I was just trying to analyze them for getting a hands on experience. I found out that it is somehow packed or encrypted. I mean a very few imports with getprocaddress, loadlibrary, virtualalloc being some calls among them..IDA does not recognize much..processexplorer shows the process in violet..but all the sections are there..Can you suggest how I should go about it.
    Thanks

    1. Hi Vivek,
      you’re right there are neither hints nor solutions… What I usually do is to write a short snippet in C/C++, compile it and see if it matches the original ASM. It would never be exactly the same due to compile options and/or different compiler but anyway the essential part would be quite close.

      Radmin is probably not the best thing to start since, as you mentioned, it’s packed. You could try to dump it from memory and fix the IAT, etc. but this is usually a pain in the ass. Otherwise you will have to analyse it dynamically inside a debugger. In any case, there is not a single, well known procedure here.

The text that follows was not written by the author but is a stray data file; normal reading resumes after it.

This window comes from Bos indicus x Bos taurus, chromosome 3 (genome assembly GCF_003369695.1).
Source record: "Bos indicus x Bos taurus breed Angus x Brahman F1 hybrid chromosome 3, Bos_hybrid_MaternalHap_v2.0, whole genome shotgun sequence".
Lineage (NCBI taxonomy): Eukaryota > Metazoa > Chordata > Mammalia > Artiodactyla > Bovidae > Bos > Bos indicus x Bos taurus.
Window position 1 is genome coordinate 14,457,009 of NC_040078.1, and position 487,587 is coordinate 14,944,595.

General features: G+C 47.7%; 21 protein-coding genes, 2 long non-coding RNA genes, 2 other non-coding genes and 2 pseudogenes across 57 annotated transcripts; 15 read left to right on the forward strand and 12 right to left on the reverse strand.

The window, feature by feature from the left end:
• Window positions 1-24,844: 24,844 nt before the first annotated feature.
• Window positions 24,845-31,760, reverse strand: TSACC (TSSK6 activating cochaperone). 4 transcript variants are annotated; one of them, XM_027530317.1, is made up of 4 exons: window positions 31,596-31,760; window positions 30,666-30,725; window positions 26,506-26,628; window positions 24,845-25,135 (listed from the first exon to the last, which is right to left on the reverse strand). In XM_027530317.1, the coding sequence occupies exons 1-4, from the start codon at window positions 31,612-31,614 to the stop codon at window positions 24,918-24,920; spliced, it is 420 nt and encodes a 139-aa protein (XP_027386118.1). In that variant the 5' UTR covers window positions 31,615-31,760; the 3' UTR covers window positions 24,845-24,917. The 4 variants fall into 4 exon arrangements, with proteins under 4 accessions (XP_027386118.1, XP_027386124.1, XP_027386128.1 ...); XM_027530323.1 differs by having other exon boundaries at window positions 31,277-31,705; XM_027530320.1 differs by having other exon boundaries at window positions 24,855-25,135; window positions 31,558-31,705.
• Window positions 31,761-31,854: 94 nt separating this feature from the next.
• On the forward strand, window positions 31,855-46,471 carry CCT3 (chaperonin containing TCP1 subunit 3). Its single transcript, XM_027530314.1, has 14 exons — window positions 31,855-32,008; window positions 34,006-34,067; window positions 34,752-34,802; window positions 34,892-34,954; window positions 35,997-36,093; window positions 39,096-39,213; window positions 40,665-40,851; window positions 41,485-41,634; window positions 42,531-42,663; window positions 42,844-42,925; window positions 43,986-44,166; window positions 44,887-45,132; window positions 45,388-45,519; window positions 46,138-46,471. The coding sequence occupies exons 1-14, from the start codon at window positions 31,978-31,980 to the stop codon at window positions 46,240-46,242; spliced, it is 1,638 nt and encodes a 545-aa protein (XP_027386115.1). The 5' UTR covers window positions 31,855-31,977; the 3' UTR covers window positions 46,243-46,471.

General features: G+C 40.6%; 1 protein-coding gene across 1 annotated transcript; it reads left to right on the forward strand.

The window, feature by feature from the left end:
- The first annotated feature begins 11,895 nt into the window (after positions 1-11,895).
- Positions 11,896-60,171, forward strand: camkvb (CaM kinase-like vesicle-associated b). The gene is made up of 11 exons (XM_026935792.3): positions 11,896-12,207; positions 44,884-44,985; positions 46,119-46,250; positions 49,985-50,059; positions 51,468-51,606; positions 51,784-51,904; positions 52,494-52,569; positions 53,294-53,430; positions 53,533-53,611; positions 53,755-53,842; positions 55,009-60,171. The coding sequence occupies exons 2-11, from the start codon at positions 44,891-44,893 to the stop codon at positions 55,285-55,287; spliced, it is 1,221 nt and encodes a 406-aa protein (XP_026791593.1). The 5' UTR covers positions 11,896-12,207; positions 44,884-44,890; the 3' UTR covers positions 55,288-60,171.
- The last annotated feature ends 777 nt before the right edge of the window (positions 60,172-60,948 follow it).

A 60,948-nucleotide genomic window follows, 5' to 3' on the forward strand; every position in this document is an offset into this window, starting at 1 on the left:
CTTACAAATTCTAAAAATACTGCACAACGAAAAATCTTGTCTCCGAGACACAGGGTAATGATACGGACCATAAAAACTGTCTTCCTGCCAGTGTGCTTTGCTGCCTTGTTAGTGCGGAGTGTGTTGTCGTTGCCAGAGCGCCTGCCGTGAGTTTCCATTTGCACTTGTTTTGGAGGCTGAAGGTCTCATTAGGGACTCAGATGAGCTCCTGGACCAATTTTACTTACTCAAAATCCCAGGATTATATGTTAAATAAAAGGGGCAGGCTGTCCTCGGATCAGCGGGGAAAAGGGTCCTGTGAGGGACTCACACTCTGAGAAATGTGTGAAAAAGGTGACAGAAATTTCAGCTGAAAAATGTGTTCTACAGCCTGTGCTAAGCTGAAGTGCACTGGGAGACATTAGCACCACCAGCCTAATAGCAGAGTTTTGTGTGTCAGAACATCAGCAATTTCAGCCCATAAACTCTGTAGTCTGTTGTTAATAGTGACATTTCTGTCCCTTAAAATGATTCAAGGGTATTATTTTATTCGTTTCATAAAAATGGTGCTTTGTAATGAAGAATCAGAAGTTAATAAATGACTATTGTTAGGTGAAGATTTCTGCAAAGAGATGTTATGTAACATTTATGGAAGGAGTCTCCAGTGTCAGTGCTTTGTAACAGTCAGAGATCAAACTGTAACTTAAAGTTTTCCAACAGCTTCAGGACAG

If you want to get hands on with IDA Pro, etc. I would recommend to use another (non-packed) binary.

      Hope this helps!

      1. Thanks Carlos :) you have been extremely helpful..
        Btw there were also some other things I saw during debugging the radmin process like:-
        crashing olly, generating exceptions and getting terminated, getting terminated in the debugger and when I close the attached debugger, the process remains alive and works as it should..totally weird..
        I guess you are right its a pain in the ass ;) I am better off starting with something else.
        Anyway, thanks !! hope to see more articles from you on pintools real soon !!
        Cheers!!